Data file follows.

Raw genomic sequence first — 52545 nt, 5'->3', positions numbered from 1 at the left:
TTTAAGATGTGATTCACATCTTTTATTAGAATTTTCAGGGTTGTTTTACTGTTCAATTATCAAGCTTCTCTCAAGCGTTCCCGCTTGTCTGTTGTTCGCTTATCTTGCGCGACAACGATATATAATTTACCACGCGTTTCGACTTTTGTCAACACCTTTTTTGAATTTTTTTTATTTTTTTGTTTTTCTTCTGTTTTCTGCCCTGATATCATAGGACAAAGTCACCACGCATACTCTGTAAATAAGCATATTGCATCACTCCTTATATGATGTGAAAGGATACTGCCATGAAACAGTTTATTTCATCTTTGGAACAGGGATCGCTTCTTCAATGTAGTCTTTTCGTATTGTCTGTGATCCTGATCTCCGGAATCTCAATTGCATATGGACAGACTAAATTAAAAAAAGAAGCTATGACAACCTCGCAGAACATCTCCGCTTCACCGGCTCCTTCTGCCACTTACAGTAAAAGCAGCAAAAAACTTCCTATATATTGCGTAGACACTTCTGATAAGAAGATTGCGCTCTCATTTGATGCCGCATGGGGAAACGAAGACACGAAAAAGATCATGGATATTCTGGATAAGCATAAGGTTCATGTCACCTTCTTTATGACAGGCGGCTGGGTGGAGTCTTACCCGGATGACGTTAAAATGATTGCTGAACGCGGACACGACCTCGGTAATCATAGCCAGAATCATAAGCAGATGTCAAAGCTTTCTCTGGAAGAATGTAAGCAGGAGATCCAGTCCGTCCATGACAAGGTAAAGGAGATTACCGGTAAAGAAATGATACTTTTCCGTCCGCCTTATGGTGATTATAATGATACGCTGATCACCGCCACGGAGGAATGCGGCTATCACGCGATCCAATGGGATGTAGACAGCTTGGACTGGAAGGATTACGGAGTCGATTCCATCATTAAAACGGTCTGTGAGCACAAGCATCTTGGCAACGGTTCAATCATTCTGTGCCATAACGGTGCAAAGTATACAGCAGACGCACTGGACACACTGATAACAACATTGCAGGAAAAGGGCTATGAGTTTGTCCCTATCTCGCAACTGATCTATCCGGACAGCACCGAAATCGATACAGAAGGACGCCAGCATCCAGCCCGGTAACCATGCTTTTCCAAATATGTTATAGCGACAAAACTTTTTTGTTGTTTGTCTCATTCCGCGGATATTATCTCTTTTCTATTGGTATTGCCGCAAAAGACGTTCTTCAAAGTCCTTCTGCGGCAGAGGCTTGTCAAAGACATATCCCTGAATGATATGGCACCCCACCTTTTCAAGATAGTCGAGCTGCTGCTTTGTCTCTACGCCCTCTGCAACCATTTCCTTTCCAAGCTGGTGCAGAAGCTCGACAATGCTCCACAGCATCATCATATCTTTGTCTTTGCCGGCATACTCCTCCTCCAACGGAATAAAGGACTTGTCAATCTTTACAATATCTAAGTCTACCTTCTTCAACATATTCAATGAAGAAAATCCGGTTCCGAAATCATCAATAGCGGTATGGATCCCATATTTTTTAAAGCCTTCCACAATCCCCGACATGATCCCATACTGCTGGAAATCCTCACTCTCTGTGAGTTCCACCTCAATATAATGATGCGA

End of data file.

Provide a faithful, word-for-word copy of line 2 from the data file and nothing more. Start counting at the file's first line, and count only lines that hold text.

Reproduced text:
TTTAAGATGTGATTCACATCTTTTATTAGAATTTTCAGGGTTGTTTTACTGTTCAATTATCAAGCTTCTCTCAAGCGTTCCCGCTTGTCTGTTGTTCGCTTATCTTGCGCGACAACGATATATAATTTACCACGCGTTTCGACTTTTGTCAACACCTTTTTTGAATTTTTTTTATTTTTTTGTTTTTCTTCTGTTTTCTGCCCTGATATCATAGGACAAAGTCACCACGCATACTCTGTAAATAAGCATATTGCATCACTCCTTATATGATGTGAAAGGATACTGCCATGAAACAGTTTATTTCATCTTTGGAACAGGGATCGCTTCTTCAATGTAGTCTTTTCGTATTGTCTGTGATCCTGATCTCCGGAATCTCAATTGCATATGGACAGACTAAATTAAAAAAAGAAGCTATGACAACCTCGCAGAACATCTCCGCTTCACCGGCTCCTTCTGCCACTTACAGTAAAAGCAGCAAAAAACTTCCTATATATTGCGTAGACACTTCTGATAAGAAGATTGCGCTCTCATTTGATGCCGCATGGGGAAACGAAGACACGAAAAAGATCATGGATATTCTGGATAAGCATAAGGTTCATGTCACCTTCTTTATGACAGGCGGCTGGGTGGAGTCTTACCCGGATGACGTTAAAATGATTGCTGAACGCGGACACGACCTCGGTAATCATAGCCAGAATCATAAGCAGATGTCAAAGCTTTCTCTGGAAGAATGTAAGCAGGAGATCCAGTCCGTCCATGACAAGGTAAAGGAGATTACCGGTAAAGAAATGATACTTTTCCGTCCGCCTTATGGTGATTATAATGATACGCTGATCACCGCCACGGAGGAATGCGGCTATCACGCGATCCAATGGGATGTAGACAGCTTGGACTGGAAGGATTACGGAGTCGATTCCATCATTAAAACGGTCTGTGAGCACAAGCATCTTGGCAACGGTTCAATCATTCTGTGCCATAACGGTGCAAAGTATACAGCAGACGCACTGGACACACTGATAACAACATTGCAGGAAAAGGGCTATGAGTTTGTCCCTATCTCGCAACTGATCTATCCGGACAGCACCGAAATCGATACAGAAGGACGCCAGCATCCAGCCCGGTAACCATGCTTTTCCAAATATGTTATAGCGACAAAACTTTTTTGTTGTTTGTCTCATTCCGCGGATATTATCTCTTTTCTATTGGTATTGCCGCAAAAGACGTTCTTCAAAGTCCTTCTGCGGCAGAGGCTTGTCAAAGACATATCCCTGAATGATATGGCACCCCACCTTTTCAAGATAGTCGAGCTGCTGCTTTGTCTCTACGCCCTCTGCAACCATTTCCTTTCCAAGCTGGTGCAGAAGCTCGACAATGCTCCACAGCATCATCATATCTTTGTCTTTGCCGGCATACTCCTCCTCCAACGGAATAAAGGACTTGTCAATCTTTACAATATCTAAGTCTACCTTCTTCAACATATTCAATGAAGAAAATCCGGTTCCGAAATCATCAATAGCGGTATGGATCCCATATTTTTTAAAGCCTTCCACAATCCCCGACATGATCCCATACTGCTGGAAATCCTCACTCTCTGTGAGTTCCACCTCAATATAATGATGCGA